11 January, 2021
We are pleased to announce our call for papers for Philament 27: “Otherlings.”
In the 2017 science fiction novel An Unkindness of Ghosts, nonbinary author Rivers Solomon depicts a conversation between two gender nonconforming characters. The protagonist, Aster, describes their friend Theo as “an anomaly of a man.” In response, Theo proposes, confidingly, that they are perhaps “not a man at all.” With this, Aster concurs: “Aye. You gender-malcontent. You otherling.”
The history of the noun “otherling” is relatively short. Modern usage seems to have begun in the 1950s when the term appeared in sci-fi magazines such as Space Science, where it was used to describe a particular species (the “Otherlings”). Since then and into the twenty-first century, the word “otherling” has remained largely ensconced in sci-fi and fantasy literature, where it typically denotes a strange being with unique or exceptional qualities.
With the theme “Otherlings,” this volume of Philament invites authors to reengage with the longstanding philosophical and theoretical formulation of the Other, defined as a being who is alien to the Self or as a figure who is excluded from dominant social structures.
In the spirit of what Jacques Derrida called “paleonomy” (the “maintenance of an old name in order to launch a new concept”), the editors invite contributors to consider whether the use of a term like “otherling” (or other strategies) might reconfigure—or fail to reconfigure—notions of otherness and othering. Is othering destined to remain disempowering and violent? And, to paraphrase Gayatri Spivak, can the Other speak? Or are they always speechless?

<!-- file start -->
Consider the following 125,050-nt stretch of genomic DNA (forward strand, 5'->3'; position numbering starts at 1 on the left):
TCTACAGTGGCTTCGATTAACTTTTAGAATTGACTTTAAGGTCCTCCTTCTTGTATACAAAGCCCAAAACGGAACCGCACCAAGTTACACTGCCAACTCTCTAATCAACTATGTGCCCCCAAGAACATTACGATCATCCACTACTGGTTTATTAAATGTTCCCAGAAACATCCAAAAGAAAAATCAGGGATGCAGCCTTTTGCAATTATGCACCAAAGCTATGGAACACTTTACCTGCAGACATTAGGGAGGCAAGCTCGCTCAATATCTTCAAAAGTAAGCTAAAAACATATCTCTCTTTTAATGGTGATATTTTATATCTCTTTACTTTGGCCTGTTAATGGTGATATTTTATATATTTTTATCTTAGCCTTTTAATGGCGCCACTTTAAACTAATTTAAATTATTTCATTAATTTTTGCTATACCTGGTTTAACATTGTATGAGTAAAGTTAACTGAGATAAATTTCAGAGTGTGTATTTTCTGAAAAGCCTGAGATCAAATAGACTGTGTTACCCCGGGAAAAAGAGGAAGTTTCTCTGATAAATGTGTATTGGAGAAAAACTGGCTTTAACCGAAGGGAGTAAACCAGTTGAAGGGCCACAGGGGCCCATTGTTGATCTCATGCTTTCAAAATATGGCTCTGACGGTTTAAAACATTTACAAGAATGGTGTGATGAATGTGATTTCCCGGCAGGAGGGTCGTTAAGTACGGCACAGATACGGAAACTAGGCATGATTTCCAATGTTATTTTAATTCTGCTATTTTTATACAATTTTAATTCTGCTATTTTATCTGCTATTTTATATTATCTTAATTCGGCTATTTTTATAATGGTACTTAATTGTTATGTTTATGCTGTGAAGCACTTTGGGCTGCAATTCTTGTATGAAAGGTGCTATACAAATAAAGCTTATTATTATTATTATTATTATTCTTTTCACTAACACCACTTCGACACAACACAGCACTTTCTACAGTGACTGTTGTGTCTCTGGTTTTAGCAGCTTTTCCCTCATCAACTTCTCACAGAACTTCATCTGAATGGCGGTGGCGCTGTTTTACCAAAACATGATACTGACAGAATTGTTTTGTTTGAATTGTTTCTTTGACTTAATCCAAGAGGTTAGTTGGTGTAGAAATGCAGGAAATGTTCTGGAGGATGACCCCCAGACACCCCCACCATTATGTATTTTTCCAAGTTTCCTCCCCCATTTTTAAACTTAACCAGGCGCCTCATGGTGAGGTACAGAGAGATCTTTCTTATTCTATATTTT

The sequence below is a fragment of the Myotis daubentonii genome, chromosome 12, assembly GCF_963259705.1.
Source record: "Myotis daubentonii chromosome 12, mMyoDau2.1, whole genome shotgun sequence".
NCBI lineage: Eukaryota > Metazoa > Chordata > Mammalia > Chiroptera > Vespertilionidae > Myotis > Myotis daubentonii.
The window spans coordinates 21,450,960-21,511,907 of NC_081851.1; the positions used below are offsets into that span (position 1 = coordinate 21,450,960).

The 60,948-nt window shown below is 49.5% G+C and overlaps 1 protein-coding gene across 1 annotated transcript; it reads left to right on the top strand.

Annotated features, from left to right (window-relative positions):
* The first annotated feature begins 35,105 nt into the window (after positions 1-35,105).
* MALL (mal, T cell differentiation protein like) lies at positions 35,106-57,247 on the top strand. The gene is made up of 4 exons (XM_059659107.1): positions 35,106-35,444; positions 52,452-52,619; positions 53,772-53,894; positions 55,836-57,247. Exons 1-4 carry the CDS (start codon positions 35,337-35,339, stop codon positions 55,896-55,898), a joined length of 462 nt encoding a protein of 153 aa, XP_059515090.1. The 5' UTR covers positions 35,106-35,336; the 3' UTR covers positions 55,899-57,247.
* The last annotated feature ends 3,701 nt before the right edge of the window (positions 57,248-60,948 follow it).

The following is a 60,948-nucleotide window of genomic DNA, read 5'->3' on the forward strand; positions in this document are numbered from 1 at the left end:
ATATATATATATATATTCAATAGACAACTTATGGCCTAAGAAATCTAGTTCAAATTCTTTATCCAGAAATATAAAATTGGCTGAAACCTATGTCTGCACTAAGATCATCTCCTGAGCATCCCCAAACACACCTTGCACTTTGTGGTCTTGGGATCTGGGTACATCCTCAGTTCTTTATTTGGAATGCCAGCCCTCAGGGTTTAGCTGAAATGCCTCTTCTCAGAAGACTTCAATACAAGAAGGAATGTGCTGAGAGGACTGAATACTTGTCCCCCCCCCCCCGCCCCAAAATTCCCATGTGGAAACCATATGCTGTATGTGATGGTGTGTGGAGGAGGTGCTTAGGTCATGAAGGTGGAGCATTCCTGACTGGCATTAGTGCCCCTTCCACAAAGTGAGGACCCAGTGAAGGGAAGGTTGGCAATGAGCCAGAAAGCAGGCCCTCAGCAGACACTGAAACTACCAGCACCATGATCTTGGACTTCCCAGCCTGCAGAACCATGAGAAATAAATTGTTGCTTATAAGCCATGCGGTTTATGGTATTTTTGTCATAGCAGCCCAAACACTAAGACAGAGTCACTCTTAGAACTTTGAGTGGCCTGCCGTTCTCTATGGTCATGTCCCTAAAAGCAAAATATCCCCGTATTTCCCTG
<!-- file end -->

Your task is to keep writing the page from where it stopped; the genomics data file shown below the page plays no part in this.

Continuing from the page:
Though the call for papers is broad and flexible, examples of topics of particular interest to the editors include the following:
— The colonial othering of Indian people in the literature of the British Raj
— Artificial Intelligence as other in science fiction
— Queerbaiting and the silencing or othering of queer voices in heteronormative literature
— Tokenism and postcolonial forms of othering in Western literature and narrative media
— The divine as eroticised other in religious fiction
— Postcolonial othering of Indigenous Australians in Australian literature
— Reclamations of otherness in transpositive narratives (for example, in The Adventures of Priscilla, Queen of the Desert and Kinky Boots)
— The othering of female bodies and women’s pleasure in literature, including in Victorian-era erotica
All submissions must conform to the submission rules and guidelines outlined at http://www.philamentjournal.com/submissions/.
For article submission, the issue editors are inviting authors to submit abstracts before submitting full articles. Abstract submissions close April 1, 2021. We anticipate final essay-length article submissions will be due on approximately July 20, 2021. Other categories of submissions (excursions, reviews, etc.), may be submitted at any time by email to firstname.lastname@example.org.
If you are ready to submit your abstract, please navigate to http://www.philamentjournal.com/otherlings-abstracts/
18 November, 2020
It is commonplace to note that 2020 has presented a range of seemingly insurmountable challenges, most of them so rendered by the effects of the COVID-19 pandemic. In spite of this, I am pleased to announce the publication of Philament 26: Bodies of Work, the single issue of Philament for this year. The theme of the issue, Bodies of Work, might be thought to strike an apt note during the pandemic, when our bodies have been compelled to perform a special kind of work, a regime of biological self-surveillance that has drawn attention to the vulnerability of our immune systems.
But even in this testing context, many of us have continued to maintain our ordinary commitments; and those who have contributed to this issue are testament to that. In terms of “works,” the typeset version of the volume runs to some 162 pages, so it is by no means a small achievement. The volume consists of no fewer than 8 peer-reviewed articles and 2 excursions.
I would like to thank the special issue’s editorial team—Isabelle Wentworth, Vivien Nara, and Ruby Kilroy—and I would like to express my gratitude and thanks to all who have contributed to the volume. In addition, I would like to extend my thanks to SUPRA, without whose support we could not have produced the volume.